'The Rite of Spring' hasn't lost its power to shock and amaze

February 4, 2013
Orange County Register
Paul Hodgins


At the Los Angeles Music Center last weekend it seemed like old times for Southern California's dance community when the Joffrey Ballet revived one of its most revered works, a reconstruction of "The Rite of Spring," to mark the centennial of the ballet's birth. The event was part of the Glorya Kaufman Presents Dance at the Music Center season.

The raucous 36-minute depiction of a primitive Slavic tribe's spring ritual was the highlight of an evening that contained another more recent masterpiece, William Forsythe's "In the Middle, Somewhat Elevated" (1987) and a third work that was merely superb, Edwaard Liang's "Age of Innocence" (2008).

Those of a certain age, such as this reviewer, remember the first time the Joffrey unveiled "Rite" more than 25 years ago on the same stage. Los Angeles enjoyed a rare moment at the apex of the dance world when the Joffrey's annual residencies in L.A. from 1982-91 brought first-class ballet to a dance-starved city.

"Rite" epitomized the Joffrey's ambition at a bittersweet time when the company's founder was terminally ill yet striving to achieve a lifelong dream. Joffrey had yearned since the 1950s to bring "Rite" back to life, and it was one of his last triumphs – he died in March 1988.

The legendary collaboration between choreographer Vaslav Nijinsky, composer Igor Stravinsky and set and costume designer Nicholas Roerich caused a riot at its 1913 premiere and is often cited as the birth of modernism, yet it was lost soon after its creation. Millicent Hodson and Kenneth Archer, a husband-and-wife team with vast multidisciplinary skills, toiled for years to reconstruct the work. Hodson, who trained as a choreographer, began the herculean task in 1971 as a Berkeley grad student and soon attracted Joffrey's attention.

Many have debated how much of the choreography is Nijinsky's and how much is Hodson's, but such quibbles are quickly forgotten as soon as the first unearthly notes of Stravinsky's score begin the ballet. "Rite" is much more than a historical exercise or museum piece. Experiencing it can be a shock, especially if you know a bit about concert dance and orchestral music of the era. In little more than half an hour, Nijinsky and his colleagues completely and convincingly repudiated the prevailing cultural conventions of their time.

As the dance begins, the dancers stand and move pigeon-toed, a mockery of ballet's classic turned-out position. Their hands claw at the air; their arms are drawn close into their bodies. They drop unexpectedly to the stage, bounce back and form slow-moving circles.

Stravinsky doesn't just nibble at the edges of musical modernism. As the dancers begin their strange ritual he provides a chord that must have sounded like cacophony to early 20th-century ears, a clashing juxtaposition of E-flat major and E major pounded repeatedly and loudly by the strings with slashing syncopations.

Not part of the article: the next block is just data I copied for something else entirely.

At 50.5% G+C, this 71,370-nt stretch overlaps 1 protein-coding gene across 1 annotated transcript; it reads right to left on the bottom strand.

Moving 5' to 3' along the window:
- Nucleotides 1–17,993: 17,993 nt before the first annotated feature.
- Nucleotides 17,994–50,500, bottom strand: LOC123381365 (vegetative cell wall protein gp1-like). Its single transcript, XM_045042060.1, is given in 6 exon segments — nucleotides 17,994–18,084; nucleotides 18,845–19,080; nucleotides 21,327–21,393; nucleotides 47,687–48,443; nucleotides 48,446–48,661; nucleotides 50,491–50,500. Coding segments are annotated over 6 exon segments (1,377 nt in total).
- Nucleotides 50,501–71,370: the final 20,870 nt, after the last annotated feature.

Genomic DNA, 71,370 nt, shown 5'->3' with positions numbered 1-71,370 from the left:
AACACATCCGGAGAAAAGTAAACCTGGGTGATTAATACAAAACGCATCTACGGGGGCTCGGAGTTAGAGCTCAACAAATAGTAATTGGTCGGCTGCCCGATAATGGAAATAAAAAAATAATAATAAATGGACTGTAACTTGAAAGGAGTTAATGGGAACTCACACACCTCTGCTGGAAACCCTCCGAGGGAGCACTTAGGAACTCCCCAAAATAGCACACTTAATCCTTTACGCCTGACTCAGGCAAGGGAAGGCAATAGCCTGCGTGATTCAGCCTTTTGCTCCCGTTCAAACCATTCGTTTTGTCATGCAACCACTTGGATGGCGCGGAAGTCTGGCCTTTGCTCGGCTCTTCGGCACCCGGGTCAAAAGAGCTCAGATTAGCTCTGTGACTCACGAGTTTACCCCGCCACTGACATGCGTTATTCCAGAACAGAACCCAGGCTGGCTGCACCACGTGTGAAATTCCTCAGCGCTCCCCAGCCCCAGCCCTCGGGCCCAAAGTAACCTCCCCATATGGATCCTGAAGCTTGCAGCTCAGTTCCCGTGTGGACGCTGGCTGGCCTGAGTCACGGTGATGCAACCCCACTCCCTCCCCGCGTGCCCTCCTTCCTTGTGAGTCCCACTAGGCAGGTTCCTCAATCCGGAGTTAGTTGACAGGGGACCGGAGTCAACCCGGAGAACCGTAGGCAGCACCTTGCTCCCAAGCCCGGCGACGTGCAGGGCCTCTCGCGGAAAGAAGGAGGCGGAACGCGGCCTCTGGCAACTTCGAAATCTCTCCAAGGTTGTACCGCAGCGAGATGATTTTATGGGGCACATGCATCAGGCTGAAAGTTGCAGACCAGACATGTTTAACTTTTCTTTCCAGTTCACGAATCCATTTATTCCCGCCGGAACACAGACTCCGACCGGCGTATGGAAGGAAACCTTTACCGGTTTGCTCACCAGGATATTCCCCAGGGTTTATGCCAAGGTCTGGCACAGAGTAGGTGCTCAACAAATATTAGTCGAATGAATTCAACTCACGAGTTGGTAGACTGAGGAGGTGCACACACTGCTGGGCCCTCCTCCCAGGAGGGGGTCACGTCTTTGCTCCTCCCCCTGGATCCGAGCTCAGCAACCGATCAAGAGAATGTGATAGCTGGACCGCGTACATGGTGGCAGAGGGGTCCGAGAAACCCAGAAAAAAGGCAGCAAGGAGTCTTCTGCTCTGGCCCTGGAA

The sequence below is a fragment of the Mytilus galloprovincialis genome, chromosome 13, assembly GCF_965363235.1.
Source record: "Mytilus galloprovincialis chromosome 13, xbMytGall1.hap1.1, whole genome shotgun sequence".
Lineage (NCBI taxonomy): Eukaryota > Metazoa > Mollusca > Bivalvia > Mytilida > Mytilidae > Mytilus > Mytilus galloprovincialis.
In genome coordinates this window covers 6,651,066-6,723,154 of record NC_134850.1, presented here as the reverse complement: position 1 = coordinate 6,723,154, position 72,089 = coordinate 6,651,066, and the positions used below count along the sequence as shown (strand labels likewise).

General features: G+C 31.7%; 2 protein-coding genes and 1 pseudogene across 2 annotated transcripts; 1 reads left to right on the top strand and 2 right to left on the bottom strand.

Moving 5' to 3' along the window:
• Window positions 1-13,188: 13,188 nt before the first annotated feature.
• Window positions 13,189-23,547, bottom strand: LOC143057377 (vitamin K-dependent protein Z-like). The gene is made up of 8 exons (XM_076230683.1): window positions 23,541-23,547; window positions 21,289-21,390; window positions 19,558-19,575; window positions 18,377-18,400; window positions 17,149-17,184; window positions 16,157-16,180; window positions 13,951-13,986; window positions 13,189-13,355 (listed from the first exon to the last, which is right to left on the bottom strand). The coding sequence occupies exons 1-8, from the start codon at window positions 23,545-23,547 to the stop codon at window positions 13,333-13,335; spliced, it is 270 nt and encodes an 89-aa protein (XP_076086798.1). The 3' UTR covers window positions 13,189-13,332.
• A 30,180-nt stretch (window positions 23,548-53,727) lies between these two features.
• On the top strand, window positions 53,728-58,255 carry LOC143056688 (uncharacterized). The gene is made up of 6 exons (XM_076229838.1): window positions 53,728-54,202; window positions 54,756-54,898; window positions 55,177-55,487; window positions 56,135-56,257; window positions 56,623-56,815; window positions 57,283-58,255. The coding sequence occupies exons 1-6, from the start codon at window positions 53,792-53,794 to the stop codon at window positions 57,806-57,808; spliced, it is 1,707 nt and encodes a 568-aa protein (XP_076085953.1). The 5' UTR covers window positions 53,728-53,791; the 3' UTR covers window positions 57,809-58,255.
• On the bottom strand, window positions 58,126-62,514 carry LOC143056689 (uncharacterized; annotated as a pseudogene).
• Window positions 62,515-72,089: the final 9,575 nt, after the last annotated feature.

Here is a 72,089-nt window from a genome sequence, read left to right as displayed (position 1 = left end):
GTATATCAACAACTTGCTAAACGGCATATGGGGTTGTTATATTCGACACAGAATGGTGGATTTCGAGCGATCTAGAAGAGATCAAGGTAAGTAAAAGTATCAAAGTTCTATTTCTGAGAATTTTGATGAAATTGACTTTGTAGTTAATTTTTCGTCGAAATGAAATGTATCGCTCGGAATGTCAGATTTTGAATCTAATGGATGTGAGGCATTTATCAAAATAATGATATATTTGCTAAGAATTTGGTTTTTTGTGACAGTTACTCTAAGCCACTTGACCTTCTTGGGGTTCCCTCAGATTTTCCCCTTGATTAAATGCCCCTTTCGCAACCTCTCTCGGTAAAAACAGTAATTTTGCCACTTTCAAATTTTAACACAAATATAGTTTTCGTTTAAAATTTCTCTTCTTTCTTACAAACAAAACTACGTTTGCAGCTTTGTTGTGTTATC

Roerich's sets and costumes paint a stark picture of a raw and savage world governed by suspicion and the mysterious commands of wizened elders.

The story culminates with the frenzied dance of the Chosen One, a young woman doomed to death. On Saturday, Elizabeth Hansen performed the demanding solo's dozens of awkward leaps with a manic energy that made her seem possessed.

The cumulative effect of the Joffrey's "Rite" is deeply moving, and it leaves you with a sense of both exhilaration and loss. What would Nijinsky have created if his career hadn't ended so prematurely and tragically?

Forsythe's "In the Middle, Somewhat Elevated" is emblematic of the American-born choreographer's style: athletic and ballet-based yet lithe, generous and exuberant in its contours. It's universally popular, and no wonder. Territorial, aggressive, with thrilling moments of bravura solo work and dynamic, geometrically defined group patterns, it's tightly contained inside a sharp-edged lighting design by Forsythe. At first it looks as if the dancers working beyond the verge of the lighted stage are in the wrong place, but it's part of the choreographer's vision. This dance seems to be a continual activity unfolding on a vast canvas, and we're seeing only a fragment.

Liang's "Age of Innocence" was the evening's tamest ballet. Inspired by the writing of Jane Austen, it comes across as highly formalized social dance punctuated by achingly beautiful solo work and pas de deux. Elegant Victoria Jalani and long-limbed Fabrice Calmels were standouts in their pas de deux.

The only disappointing aspect of Saturday's performance was the work of the corps de ballet, which was not always precise and occasionally less energetic than expected. Perhaps that's the price to be paid when the centerpiece of every show is an iconoclastic ballet that exhausts even the audience with its feral intensity.